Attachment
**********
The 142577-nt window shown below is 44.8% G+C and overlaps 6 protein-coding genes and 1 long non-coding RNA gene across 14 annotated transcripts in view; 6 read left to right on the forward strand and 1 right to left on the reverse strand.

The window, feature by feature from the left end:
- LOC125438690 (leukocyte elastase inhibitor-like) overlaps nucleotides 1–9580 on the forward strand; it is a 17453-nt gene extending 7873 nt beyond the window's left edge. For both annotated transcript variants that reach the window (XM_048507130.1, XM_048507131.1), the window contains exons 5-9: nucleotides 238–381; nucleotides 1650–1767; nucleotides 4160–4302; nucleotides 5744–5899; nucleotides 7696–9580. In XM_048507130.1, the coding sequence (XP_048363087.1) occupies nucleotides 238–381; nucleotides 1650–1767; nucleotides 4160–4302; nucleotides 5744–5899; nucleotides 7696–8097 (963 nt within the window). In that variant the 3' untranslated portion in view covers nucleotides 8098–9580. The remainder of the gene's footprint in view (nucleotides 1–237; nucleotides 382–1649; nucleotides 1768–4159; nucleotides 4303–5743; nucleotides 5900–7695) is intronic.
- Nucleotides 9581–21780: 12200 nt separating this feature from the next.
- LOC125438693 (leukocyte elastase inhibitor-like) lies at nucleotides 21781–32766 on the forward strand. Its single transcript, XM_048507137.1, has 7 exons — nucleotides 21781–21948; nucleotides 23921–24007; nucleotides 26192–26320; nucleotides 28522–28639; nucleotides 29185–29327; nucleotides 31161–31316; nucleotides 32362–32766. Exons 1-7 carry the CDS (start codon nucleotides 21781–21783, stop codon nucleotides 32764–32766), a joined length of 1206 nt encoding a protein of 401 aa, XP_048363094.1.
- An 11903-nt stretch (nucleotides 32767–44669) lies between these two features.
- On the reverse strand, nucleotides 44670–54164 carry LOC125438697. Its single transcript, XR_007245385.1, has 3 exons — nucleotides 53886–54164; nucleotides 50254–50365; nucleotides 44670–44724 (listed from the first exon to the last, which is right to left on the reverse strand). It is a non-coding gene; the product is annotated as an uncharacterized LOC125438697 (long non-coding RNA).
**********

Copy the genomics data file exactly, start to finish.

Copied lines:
The 142577-nt window shown below is 44.8% G+C and overlaps 6 protein-coding genes and 1 long non-coding RNA gene across 14 annotated transcripts in view; 6 read left to right on the forward strand and 1 right to left on the reverse strand.

The window, feature by feature from the left end:
- LOC125438690 (leukocyte elastase inhibitor-like) overlaps nucleotides 1–9580 on the forward strand; it is a 17453-nt gene extending 7873 nt beyond the window's left edge. For both annotated transcript variants that reach the window (XM_048507130.1, XM_048507131.1), the window contains exons 5-9: nucleotides 238–381; nucleotides 1650–1767; nucleotides 4160–4302; nucleotides 5744–5899; nucleotides 7696–9580. In XM_048507130.1, the coding sequence (XP_048363087.1) occupies nucleotides 238–381; nucleotides 1650–1767; nucleotides 4160–4302; nucleotides 5744–5899; nucleotides 7696–8097 (963 nt within the window). In that variant the 3' untranslated portion in view covers nucleotides 8098–9580. The remainder of the gene's footprint in view (nucleotides 1–237; nucleotides 382–1649; nucleotides 1768–4159; nucleotides 4303–5743; nucleotides 5900–7695) is intronic.
- Nucleotides 9581–21780: 12200 nt separating this feature from the next.
- LOC125438693 (leukocyte elastase inhibitor-like) lies at nucleotides 21781–32766 on the forward strand. Its single transcript, XM_048507137.1, has 7 exons — nucleotides 21781–21948; nucleotides 23921–24007; nucleotides 26192–26320; nucleotides 28522–28639; nucleotides 29185–29327; nucleotides 31161–31316; nucleotides 32362–32766. Exons 1-7 carry the CDS (start codon nucleotides 21781–21783, stop codon nucleotides 32764–32766), a joined length of 1206 nt encoding a protein of 401 aa, XP_048363094.1.
- An 11903-nt stretch (nucleotides 32767–44669) lies between these two features.
- On the reverse strand, nucleotides 44670–54164 carry LOC125438697. Its single transcript, XR_007245385.1, has 3 exons — nucleotides 53886–54164; nucleotides 50254–50365; nucleotides 44670–44724 (listed from the first exon to the last, which is right to left on the reverse strand). It is a non-coding gene; the product is annotated as an uncharacterized LOC125438697 (long non-coding RNA).